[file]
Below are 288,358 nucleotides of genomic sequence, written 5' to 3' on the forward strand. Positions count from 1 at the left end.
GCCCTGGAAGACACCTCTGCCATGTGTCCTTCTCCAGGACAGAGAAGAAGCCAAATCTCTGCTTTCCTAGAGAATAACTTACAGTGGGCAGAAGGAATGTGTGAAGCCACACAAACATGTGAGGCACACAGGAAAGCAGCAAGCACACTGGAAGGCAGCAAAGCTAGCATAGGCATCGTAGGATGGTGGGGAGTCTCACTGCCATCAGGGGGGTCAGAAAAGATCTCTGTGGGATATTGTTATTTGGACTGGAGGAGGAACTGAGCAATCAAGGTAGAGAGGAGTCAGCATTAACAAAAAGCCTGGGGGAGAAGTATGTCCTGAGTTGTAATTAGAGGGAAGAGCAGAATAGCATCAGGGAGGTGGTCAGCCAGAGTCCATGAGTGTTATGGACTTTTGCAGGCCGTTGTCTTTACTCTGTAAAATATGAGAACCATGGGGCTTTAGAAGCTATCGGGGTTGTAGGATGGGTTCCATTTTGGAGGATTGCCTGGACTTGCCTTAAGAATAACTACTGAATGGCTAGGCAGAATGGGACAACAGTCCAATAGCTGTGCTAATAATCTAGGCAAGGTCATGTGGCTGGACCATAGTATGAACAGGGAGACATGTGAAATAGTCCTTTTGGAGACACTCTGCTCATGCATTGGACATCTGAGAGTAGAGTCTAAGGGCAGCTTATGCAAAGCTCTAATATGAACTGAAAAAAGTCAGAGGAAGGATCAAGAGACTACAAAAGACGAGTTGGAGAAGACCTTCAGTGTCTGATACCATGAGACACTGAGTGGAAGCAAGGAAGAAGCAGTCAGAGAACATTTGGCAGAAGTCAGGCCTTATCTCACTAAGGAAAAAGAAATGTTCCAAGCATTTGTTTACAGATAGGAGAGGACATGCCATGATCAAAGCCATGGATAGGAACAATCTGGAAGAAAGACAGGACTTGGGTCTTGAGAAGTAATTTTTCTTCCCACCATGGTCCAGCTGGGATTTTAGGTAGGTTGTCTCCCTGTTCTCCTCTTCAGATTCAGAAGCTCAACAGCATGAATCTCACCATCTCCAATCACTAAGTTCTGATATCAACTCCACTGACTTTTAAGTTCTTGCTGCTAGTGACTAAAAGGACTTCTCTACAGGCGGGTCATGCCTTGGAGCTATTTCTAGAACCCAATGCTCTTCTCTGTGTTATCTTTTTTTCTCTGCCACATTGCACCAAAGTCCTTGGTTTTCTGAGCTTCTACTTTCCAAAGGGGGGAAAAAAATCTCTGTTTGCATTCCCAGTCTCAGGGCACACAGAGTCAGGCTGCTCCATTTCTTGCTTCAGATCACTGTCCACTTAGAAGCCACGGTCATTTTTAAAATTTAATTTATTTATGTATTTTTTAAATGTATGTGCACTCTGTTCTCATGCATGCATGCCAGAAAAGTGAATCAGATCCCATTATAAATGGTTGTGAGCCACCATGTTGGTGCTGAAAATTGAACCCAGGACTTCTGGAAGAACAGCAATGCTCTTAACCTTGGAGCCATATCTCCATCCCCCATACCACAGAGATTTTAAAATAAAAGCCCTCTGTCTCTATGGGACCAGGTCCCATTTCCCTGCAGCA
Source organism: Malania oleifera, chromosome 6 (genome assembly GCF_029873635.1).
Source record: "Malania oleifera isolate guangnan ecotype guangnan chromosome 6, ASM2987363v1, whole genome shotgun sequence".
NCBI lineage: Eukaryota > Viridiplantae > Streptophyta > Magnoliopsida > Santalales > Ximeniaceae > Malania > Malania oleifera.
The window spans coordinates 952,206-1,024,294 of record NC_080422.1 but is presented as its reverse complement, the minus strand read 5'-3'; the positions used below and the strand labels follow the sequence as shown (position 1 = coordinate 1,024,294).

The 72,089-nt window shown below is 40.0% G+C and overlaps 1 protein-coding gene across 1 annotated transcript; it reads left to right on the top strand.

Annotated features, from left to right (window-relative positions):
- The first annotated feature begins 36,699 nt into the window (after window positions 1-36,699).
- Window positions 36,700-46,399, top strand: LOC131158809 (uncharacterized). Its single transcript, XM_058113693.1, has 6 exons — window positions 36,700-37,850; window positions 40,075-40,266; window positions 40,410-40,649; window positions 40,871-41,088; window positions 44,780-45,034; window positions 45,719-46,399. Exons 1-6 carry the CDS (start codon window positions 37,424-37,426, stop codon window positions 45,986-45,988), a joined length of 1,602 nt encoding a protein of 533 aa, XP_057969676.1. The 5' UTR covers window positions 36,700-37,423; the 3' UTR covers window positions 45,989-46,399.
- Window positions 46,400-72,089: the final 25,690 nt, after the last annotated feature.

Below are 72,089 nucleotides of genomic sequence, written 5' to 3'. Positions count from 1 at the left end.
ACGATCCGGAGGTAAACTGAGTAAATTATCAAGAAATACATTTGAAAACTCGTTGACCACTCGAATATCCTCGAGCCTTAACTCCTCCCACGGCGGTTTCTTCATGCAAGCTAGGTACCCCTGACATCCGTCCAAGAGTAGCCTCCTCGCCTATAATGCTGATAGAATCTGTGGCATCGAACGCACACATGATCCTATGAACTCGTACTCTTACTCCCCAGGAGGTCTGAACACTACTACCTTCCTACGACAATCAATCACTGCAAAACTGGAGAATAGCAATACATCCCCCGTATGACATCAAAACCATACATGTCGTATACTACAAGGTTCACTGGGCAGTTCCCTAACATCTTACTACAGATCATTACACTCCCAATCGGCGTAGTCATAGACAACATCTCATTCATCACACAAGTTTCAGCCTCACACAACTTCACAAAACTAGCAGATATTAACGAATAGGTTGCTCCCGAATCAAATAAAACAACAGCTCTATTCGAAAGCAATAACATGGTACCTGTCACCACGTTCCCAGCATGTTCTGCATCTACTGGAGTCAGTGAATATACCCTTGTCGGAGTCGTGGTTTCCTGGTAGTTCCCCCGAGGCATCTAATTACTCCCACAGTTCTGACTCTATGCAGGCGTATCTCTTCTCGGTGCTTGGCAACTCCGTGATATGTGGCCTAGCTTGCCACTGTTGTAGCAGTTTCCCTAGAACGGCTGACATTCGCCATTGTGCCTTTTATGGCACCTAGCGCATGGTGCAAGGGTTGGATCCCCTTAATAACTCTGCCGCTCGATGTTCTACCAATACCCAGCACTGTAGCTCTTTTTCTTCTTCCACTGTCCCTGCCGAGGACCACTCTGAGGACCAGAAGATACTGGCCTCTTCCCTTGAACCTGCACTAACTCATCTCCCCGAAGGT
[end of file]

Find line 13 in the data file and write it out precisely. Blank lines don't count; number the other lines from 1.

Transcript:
ACGATCCGGAGGTAAACTGAGTAAATTATCAAGAAATACATTTGAAAACTCGTTGACCACTCGAATATCCTCGAGCCTTAACTCCTCCCACGGCGGTTTCTTCATGCAAGCTAGGTACCCCTGACATCCGTCCAAGAGTAGCCTCCTCGCCTATAATGCTGATAGAATCTGTGGCATCGAACGCACACATGATCCTATGAACTCGTACTCTTACTCCCCAGGAGGTCTGAACACTACTACCTTCCTACGACAATCAATCACTGCAAAACTGGAGAATAGCAATACATCCCCCGTATGACATCAAAACCATACATGTCGTATACTACAAGGTTCACTGGGCAGTTCCCTAACATCTTACTACAGATCATTACACTCCCAATCGGCGTAGTCATAGACAACATCTCATTCATCACACAAGTTTCAGCCTCACACAACTTCACAAAACTAGCAGATATTAACGAATAGGTTGCTCCCGAATCAAATAAAACAACAGCTCTATTCGAAAGCAATAACATGGTACCTGTCACCACGTTCCCAGCATGTTCTGCATCTACTGGAGTCAGTGAATATACCCTTGTCGGAGTCGTGGTTTCCTGGTAGTTCCCCCGAGGCATCTAATTACTCCCACAGTTCTGACTCTATGCAGGCGTATCTCTTCTCGGTGCTTGGCAACTCCGTGATATGTGGCCTAGCTTGCCACTGTTGTAGCAGTTTCCCTAGAACGGCTGACATTCGCCATTGTGCCTTTTATGGCACCTAGCGCATGGTGCAAGGGTTGGATCCCCTTAATAACTCTGCCGCTCGATGTTCTACCAATACCCAGCACTGTAGCTCTTTTTCTTCTTCCACTGTCCCTGCCGAGGACCACTCTGAGGACCAGAAGATACTGGCCTCTTCCCTTGAACCTGCACTAACTCATCTCCCCGAAGGT